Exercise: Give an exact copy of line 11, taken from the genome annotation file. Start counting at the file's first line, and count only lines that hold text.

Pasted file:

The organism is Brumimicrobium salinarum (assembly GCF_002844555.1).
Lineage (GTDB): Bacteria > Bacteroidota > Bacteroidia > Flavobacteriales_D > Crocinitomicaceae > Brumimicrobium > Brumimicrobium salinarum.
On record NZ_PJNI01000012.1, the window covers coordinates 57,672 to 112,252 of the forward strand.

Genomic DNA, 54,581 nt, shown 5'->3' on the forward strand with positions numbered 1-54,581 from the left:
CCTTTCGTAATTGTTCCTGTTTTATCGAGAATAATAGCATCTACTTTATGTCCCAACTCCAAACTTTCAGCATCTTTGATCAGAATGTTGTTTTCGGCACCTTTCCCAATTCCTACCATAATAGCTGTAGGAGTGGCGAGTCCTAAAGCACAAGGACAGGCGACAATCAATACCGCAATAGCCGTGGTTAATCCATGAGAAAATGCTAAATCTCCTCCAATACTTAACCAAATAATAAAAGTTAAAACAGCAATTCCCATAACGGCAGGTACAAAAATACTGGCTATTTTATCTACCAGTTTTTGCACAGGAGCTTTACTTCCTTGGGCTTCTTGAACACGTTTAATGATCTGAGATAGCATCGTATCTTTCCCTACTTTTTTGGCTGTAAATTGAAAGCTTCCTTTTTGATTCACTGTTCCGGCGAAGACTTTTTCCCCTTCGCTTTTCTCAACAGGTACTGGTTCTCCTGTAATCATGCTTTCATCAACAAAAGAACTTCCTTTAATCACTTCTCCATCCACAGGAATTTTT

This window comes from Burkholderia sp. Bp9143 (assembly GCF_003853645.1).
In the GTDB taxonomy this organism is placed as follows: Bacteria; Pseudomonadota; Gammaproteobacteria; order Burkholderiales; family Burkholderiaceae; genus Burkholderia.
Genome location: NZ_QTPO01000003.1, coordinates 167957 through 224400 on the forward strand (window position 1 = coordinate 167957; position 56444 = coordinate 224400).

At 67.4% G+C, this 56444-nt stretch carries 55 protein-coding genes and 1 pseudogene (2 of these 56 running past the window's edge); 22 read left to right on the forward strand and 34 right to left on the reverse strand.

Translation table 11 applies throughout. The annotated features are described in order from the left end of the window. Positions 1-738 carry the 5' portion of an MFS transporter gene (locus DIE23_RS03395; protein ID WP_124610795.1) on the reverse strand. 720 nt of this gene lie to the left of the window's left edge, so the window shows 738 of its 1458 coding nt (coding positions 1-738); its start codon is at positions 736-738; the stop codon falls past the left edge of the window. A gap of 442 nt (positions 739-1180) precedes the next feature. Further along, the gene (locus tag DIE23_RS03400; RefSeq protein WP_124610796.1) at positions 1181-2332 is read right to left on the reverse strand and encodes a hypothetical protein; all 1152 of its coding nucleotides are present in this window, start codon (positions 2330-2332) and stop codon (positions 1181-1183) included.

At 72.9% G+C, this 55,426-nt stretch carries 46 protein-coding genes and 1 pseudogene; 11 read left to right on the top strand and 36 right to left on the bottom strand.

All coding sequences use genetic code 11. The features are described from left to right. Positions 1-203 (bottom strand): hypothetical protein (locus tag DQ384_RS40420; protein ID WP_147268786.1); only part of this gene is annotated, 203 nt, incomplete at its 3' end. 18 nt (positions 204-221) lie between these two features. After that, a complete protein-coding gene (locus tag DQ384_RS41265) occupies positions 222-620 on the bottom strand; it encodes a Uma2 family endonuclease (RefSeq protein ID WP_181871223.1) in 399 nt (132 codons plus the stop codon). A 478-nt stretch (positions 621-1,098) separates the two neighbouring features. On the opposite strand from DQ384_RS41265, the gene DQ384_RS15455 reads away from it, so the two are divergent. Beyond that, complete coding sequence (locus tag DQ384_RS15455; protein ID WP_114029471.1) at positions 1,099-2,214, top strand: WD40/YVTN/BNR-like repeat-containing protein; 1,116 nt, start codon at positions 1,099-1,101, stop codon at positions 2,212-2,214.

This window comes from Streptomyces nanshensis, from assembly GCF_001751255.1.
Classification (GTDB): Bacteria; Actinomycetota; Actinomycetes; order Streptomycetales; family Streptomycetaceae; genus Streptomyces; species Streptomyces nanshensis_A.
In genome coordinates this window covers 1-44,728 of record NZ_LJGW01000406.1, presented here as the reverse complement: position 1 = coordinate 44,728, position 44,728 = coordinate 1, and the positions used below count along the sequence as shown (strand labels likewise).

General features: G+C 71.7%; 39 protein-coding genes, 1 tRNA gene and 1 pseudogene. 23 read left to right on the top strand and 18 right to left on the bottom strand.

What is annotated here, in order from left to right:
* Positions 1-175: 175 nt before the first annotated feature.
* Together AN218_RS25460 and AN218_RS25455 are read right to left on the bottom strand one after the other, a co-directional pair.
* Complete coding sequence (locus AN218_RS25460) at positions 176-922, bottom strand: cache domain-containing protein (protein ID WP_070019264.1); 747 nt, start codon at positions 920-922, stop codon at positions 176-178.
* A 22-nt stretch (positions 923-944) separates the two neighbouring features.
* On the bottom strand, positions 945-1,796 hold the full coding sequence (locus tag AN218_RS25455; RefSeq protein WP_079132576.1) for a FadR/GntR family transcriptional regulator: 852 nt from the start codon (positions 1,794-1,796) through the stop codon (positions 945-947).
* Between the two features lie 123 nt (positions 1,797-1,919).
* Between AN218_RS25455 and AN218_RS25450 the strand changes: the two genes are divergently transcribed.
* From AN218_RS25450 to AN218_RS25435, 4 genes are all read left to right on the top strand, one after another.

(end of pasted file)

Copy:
At 72.9% G+C, this 55,426-nt stretch carries 46 protein-coding genes and 1 pseudogene; 11 read left to right on the top strand and 36 right to left on the bottom strand.